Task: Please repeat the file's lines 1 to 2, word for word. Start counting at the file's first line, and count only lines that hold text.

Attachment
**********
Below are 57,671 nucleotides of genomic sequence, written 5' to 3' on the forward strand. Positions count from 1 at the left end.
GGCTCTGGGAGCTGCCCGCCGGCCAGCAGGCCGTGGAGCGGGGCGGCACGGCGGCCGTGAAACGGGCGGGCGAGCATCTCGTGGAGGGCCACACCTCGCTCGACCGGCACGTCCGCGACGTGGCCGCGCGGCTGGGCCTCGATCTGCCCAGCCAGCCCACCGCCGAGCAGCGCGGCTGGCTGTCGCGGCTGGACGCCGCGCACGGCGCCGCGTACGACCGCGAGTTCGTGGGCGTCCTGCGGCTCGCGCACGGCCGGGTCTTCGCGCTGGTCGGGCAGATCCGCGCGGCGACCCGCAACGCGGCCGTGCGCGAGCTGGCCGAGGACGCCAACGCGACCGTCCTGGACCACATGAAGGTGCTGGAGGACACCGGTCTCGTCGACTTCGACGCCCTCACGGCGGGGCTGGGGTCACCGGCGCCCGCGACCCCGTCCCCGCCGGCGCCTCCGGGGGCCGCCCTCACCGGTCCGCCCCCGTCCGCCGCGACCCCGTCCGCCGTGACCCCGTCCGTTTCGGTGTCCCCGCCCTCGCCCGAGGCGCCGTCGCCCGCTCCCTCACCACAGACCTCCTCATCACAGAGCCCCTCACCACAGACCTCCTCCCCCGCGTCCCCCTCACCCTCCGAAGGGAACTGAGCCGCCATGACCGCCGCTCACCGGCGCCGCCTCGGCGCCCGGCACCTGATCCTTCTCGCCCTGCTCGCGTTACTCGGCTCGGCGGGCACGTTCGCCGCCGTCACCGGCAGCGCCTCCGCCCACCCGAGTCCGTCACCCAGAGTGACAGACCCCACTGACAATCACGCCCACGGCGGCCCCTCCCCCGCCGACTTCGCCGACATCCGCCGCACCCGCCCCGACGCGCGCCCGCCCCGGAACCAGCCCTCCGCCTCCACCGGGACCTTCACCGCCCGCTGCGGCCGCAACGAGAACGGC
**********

Below are 57,671 nucleotides of genomic sequence, written 5' to 3' on the forward strand. Positions count from 1 at the left end.
GGCTCTGGGAGCTGCCCGCCGGCCAGCAGGCCGTGGAGCGGGGCGGCACGGCGGCCGTGAAACGGGCGGGCGAGCATCTCGTGGAGGGCCACACCTCGCTCGACCGGCACGTCCGCGACGTGGCCGCGCGGCTGGGCCTCGATCTGCCCAGCCAGCCCACCGCCGAGCAGCGCGGCTGGCTGTCGCGGCTGGACGCCGCGCACGGCGCCGCGTACGACCGCGAGTTCGTGGGCGTCCTGCGGCTCGCGCACGGCCGGGTCTTCGCGCTGGTCGGGCAGATCCGCGCGGCGACCCGCAACGCGGCCGTGCGCGAGCTGGCCGAGGACGCCAACGCGACCGTCCTGGACCACATGAAGGTGCTGGAGGACACCGGTCTCGTCGACTTCGACGCCCTCACGGCGGGGCTGGGGTCACCGGCGCCCGCGACCCCGTCCCCGCCGGCGCCTCCGGGGGCCGCCCTCACCGGTCCGCCCCCGTCCGCCGCGACCCCGTCCGCCGTGACCCCGTCCGTTTCGGTGTCCCCGCCCTCGCCCGAGGCGCCGTCGCCCGCTCCCTCACCACAGACCTCCTCATCACAGAGCCCCTCACCACAGACCTCCTCCCCCGCGTCCCCCTCACCCTCCGAAGGGAACTGAGCCGCCATGACCGCCGCTCACCGGCGCCGCCTCGGCGCCCGGCACCTGATCCTTCTCGCCCTGCTCGCGTTACTCGGCTCGGCGGGCACGTTCGCCGCCGTCACCGGCAGCGCCTCCGCCCACCCGAGTCCGTCACCCAGAGTGACAGACCCCACTGACAATCACGCCCACGGCGGCCCCTCCCCCGCCGACTTCGCCGACATCCGCCGCACCCGCCCCGACGCGCGCCCGCCCCGGAACCAGCCCTCCGCCTCCACCGGGACCTTCACCGCCCGCTGCGGCCGCAACGAGAACGGC